Nietzsche’s view of Socrates has been studied at length by a number of scholars, and yet the accounts resulting from these studies, even when descriptively correct, have not given a full explanation of the relationship between the two philosophers. More specifically, they fail to clarify the proper connection between Nietzsche and Socrates in terms of fundamental aspects of Nietzsche’s thought, especially in terms of his view of reason. The most influential interpretation of Nietzsche’s relationship to Socrates comes from Kaufmann, who claims that Nietzsche’s view of Socrates is one of pure admiration. More recently, scholars such as Nehamas have corrected Kaufmann’s flawed interpretation. Although Nehamas has properly understood Nietzsche’s view of Socrates to be one of ambivalence, his interpretation is wanting in that it provides only a partial explanation of this ambivalence.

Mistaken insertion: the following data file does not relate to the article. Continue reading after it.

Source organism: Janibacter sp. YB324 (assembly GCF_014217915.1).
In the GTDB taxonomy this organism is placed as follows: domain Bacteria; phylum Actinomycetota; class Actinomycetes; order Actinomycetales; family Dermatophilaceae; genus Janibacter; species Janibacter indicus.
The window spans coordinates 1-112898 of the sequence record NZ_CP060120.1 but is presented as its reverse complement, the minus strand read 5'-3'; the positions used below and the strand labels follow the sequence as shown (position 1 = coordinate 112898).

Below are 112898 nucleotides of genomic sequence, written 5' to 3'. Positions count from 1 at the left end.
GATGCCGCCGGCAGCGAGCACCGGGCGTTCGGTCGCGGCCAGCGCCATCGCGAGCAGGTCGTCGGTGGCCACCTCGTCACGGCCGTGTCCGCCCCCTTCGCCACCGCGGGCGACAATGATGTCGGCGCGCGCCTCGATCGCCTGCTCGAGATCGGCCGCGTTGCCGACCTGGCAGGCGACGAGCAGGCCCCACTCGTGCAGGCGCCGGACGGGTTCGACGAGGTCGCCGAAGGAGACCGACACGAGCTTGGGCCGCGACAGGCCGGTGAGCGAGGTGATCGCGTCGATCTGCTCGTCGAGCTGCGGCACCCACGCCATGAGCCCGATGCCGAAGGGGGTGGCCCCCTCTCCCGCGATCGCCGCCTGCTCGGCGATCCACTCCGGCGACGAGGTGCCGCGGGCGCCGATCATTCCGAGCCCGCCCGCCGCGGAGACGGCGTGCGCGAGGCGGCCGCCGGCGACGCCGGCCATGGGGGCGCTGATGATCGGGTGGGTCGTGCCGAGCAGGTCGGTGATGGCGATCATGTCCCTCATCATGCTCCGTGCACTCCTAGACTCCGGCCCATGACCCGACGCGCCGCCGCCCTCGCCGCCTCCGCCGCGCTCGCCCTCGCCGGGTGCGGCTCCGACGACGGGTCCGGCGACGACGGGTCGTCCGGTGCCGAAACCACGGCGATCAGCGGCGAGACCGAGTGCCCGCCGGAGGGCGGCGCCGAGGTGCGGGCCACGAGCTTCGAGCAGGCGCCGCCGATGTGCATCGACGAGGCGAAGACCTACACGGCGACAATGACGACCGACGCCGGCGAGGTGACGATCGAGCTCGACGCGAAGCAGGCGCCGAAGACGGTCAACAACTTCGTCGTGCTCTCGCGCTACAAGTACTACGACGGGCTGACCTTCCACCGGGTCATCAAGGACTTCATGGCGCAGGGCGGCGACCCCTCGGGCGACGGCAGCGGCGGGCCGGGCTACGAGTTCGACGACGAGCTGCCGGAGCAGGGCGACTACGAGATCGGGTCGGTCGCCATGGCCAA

My argument will take the following form. I will first establish in Chapters 2-5 (A) Nietzsche’s ambivalence toward Socrates. Then, independently of that discussion, I will reveal in Chapter 6 (B) his ambivalence toward reason. The strict parallelism between these two manifestations of ambivalence in Nietzsche will permit me to make the claim that (B) explains (A). By this analysis I will demonstrate that Nietzsche is not only positive and negative in his assessments of both Socrates and reason, but that he is ambivalent to both for the same reasons. More specifically, for Nietzsche, Socrates’ emphasis upon dialectical reason as the one and only medium for attaining eudaimonia is ultimately nihilistic. It stands as a singular example of the variety of nihilistic practices that emphasize one perspective over all others; and to deny perspective, is, for Nietzsche, to deny life itself. Thus Nietzsche understands such practices, among which he includes Christianity, ethical objectivism, and Plato’s metaphysics, as a misuse of reason. However, the appropriate use of reason involves experimenting with other modes of expression such as aphorisms, the performing arts, and poetry, which grant the individual as much moral and intellectual freedom as necessary so that they may affirm life in the manner they find most satisfying and rewarding. Hence, it is only through a thorough investigation of Nietzsche’s view of reason that his ambivalence toward Socrates can be fully understood, namely, as a manifestation of his ambivalence to reason.